15 Medications Most often recommended beta-blockers are bisoprolol (Concor) and carvedilol (Coreg) Best chance of cardiac recovery with higher doses to reduce heart workload and lower BP Evidence of lower mortality and fewer adverse reactions

16 Diuretics Used mainly for symptom relief Bumetanide (Bumex) and furosemide in low doses are preferred Spironolactone (Aldactone) for advanced patients African-Americans and patients with with renal failure may be given BiDil

17 Diuretics used to treat heart failure Thiazide diuretics Bendroflumethiazide (Naturetin) Benzthiazide (Exna) Chlorothiazide (Diuril) Chlorthalidone (Hygroton) Hydrochlorothiazide (HydroDIURIL, Esidrix, Oretic) Hydroflumethiazide (Diucardin, Saluron) Methyclothiazide (Enduron) Metolazone (Zaroxolyn, Mykrox) Polythiazide (Renese) Quinethazone (Hydromox) Trichlormethiazide (Metahydrin, Naqua)

18 Diuretics used to treat heart failure Loop diuretics Bumetanide (Bumex) Ethacrynic acid (Edecrin) Furosemide (Lasix) Torsemide (Demadex) Potassium-sparing diuretics Amiloride (Midamor) Spironolactone (Aldactone) Triamterene (Dyrenium)

19 Pacing Many patients have delayed time interval between contraction of right and left ventricles Synchronized biventricular pacing uses a third lead to pace ventricles simultaneously Improves cardiac output Nursing care: monitoring patient post procedure, elevation of head of bed, pain medication

20 Ventricular assist device Supports right, left, or both ventricles Used for patients awaiting transplant (“bridge to transplant”) Used as treatment (“destination therapy”) “Bridge to recovery” allows heart time to recover from remodeling; device is then removed

21 Nursing care of patients with a ventricular assist device Assessment and prevention of infection at “driveline site” (patient’s abdomen) Assess nutritional and functional status Assess pump function and troubleshoot alarms

22 Monitoring patient Vital signs Lab results Renal function Nutritional status Presence of infection or bleeding Effectiveness of anticoagulation Monitor pump parameters

23 Cardiac transplantation Treatment option for end-stage heart failure Approx. 2,500 procedures in U.S. each year 1- and 3-year survival rates 85.6% and 79.5% Rigorous screening of candidates Patient put on united organ sharing list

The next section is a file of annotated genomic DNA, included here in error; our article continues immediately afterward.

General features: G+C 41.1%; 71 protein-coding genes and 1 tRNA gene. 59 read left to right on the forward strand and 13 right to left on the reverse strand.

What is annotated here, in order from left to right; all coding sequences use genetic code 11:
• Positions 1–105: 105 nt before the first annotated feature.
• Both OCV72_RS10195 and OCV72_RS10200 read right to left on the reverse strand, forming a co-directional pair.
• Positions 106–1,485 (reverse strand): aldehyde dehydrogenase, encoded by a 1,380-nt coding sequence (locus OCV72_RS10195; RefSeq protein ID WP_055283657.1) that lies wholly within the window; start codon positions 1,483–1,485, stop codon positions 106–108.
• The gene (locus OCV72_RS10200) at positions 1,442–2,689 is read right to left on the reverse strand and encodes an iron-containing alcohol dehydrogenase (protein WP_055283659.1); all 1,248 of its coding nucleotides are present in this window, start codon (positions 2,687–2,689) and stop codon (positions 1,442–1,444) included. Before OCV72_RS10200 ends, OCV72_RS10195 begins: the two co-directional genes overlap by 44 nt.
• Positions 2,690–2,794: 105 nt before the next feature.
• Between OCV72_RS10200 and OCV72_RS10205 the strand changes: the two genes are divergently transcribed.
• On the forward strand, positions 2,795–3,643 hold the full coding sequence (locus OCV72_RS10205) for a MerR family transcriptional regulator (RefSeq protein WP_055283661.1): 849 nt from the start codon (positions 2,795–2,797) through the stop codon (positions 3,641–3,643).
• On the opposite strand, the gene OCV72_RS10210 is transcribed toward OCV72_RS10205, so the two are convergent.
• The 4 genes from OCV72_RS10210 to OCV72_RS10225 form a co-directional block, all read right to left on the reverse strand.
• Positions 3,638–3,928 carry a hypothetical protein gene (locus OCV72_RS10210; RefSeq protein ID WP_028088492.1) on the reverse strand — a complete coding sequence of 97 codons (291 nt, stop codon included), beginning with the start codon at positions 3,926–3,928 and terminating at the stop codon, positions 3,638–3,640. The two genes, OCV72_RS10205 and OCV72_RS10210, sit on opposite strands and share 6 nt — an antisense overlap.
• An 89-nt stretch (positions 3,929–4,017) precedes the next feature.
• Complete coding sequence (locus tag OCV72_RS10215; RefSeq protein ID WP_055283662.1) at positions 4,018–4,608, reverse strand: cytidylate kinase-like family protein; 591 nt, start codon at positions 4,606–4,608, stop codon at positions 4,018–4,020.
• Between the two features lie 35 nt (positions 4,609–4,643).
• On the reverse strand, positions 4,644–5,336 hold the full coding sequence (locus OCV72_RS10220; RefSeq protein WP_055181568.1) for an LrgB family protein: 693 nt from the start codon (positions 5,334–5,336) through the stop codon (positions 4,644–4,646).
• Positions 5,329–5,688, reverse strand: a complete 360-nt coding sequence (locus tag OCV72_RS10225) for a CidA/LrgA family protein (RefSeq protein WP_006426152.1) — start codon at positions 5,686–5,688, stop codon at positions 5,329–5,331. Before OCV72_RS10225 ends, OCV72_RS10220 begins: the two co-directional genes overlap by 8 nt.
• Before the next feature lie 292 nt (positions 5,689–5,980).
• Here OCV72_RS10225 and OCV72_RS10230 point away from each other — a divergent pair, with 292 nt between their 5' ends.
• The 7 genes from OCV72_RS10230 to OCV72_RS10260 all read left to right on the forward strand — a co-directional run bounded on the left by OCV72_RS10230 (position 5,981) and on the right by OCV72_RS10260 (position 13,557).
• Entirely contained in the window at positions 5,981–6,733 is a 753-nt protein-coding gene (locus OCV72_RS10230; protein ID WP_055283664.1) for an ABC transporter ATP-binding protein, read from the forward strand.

24 Cardiac transplantation Major postoperative difference in these patients is need for chronotropic (heart rate) support Immunosuppressive drug therapy to prevent rejection Consists of three types of drugs: calcineurin inhibitors, corticosteroids, antimetabolites

25 Nursing care of transplant patients Education on signs and symptoms of infection Education on signs and symptoms of rejection Nutrition counseling (well-balanced, low-fat diet) Review follow-up visits

26 Nursing management/interventions for patients with heart failure Administering medications and assessing patient response Assessing fluid balance, intake, and output with goal of optimizing balance Daily weights

27 Nursing management/interventions for patients with heart failure Assessing jugular venous distention Auscultating lung and heart sounds Identifying dependent edema Monitoring pulse, BP

28 Nursing management/interventions for patients with heart failure Checking for postural hypotension Examining skin turgor for signs of dehydration Assessing for symptoms of fluid overload

29 Potential complications of HF therapy Hypokalemia: low potassium; signs include dysrhythmias, weak muscles; can cause heart muscle weakness Hyperkalemia: abnormally high serum potassium, especially when taking ACEs, ARBs, or spironolactone

30 Potential complications of HF therapy Hyponatremia: deficiency of serum sodium Hyperuricemia: excessive uric acid in blood

31 Patient teaching Teach patients rationale for medications (doses, times, adverse reactions) Teach patient to limit fluid to 2 liters per day Teach patient to follow a low-sodium diet

32 Patient teaching Teach patient to weight himself daily and to notify healthcare provider of an increase in weight of 3 lbs or more Address patient’s psychological needs